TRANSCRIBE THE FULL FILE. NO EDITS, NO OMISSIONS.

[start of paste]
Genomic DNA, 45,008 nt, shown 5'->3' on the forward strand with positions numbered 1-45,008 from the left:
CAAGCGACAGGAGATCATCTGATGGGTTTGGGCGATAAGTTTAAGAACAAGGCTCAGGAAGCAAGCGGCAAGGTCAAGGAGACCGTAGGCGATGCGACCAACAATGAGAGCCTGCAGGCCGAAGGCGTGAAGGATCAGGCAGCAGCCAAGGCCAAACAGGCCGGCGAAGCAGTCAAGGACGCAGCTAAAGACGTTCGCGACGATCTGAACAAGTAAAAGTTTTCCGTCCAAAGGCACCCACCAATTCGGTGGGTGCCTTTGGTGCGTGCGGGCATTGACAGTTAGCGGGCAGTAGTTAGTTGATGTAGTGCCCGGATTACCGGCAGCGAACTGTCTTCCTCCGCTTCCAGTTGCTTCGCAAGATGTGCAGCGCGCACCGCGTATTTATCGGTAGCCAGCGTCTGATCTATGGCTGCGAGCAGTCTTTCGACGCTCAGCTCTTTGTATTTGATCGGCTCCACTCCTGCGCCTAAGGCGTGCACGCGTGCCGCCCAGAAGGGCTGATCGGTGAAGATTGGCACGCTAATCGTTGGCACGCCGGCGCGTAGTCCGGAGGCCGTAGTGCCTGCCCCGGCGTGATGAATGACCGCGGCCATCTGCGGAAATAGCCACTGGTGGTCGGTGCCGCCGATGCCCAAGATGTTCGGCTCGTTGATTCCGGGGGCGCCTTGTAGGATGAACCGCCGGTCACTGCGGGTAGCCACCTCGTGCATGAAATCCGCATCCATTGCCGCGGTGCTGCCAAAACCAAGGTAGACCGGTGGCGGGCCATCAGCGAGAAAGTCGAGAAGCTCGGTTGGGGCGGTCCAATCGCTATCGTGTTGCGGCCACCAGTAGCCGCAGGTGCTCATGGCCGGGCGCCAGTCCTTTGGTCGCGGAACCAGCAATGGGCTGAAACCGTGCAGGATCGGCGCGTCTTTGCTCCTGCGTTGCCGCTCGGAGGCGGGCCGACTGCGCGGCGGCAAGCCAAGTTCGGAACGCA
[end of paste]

Genomic DNA, 45,008 nt, shown 5'->3' on the forward strand with positions numbered 1-45,008 from the left:
CAAGCGACAGGAGATCATCTGATGGGTTTGGGCGATAAGTTTAAGAACAAGGCTCAGGAAGCAAGCGGCAAGGTCAAGGAGACCGTAGGCGATGCGACCAACAATGAGAGCCTGCAGGCCGAAGGCGTGAAGGATCAGGCAGCAGCCAAGGCCAAACAGGCCGGCGAAGCAGTCAAGGACGCAGCTAAAGACGTTCGCGACGATCTGAACAAGTAAAAGTTTTCCGTCCAAAGGCACCCACCAATTCGGTGGGTGCCTTTGGTGCGTGCGGGCATTGACAGTTAGCGGGCAGTAGTTAGTTGATGTAGTGCCCGGATTACCGGCAGCGAACTGTCTTCCTCCGCTTCCAGTTGCTTCGCAAGATGTGCAGCGCGCACCGCGTATTTATCGGTAGCCAGCGTCTGATCTATGGCTGCGAGCAGTCTTTCGACGCTCAGCTCTTTGTATTTGATCGGCTCCACTCCTGCGCCTAAGGCGTGCACGCGTGCCGCCCAGAAGGGCTGATCGGTGAAGATTGGCACGCTAATCGTTGGCACGCCGGCGCGTAGTCCGGAGGCCGTAGTGCCTGCCCCGGCGTGATGAATGACCGCGGCCATCTGCGGAAATAGCCACTGGTGGTCGGTGCCGCCGATGCCCAAGATGTTCGGCTCGTTGATTCCGGGGGCGCCTTGTAGGATGAACCGCCGGTCACTGCGGGTAGCCACCTCGTGCATGAAATCCGCATCCATTGCCGCGGTGCTGCCAAAACCAAGGTAGACCGGTGGCGGGCCATCAGCGAGAAAGTCGAGAAGCTCGGTTGGGGCGGTCCAATCGCTATCGTGTTGCGGCCACCAGTAGCCGCAGGTGCTCATGGCCGGGCGCCAGTCCTTTGGTCGCGGAACCAGCAATGGGCTGAAACCGTGCAGGATCGGCGCGTCTTTGCTCCTGCGTTGCCGCTCGGAGGCGGGCCGACTGCGCGGCGGCAAGCCAAGTTCGGAACGCA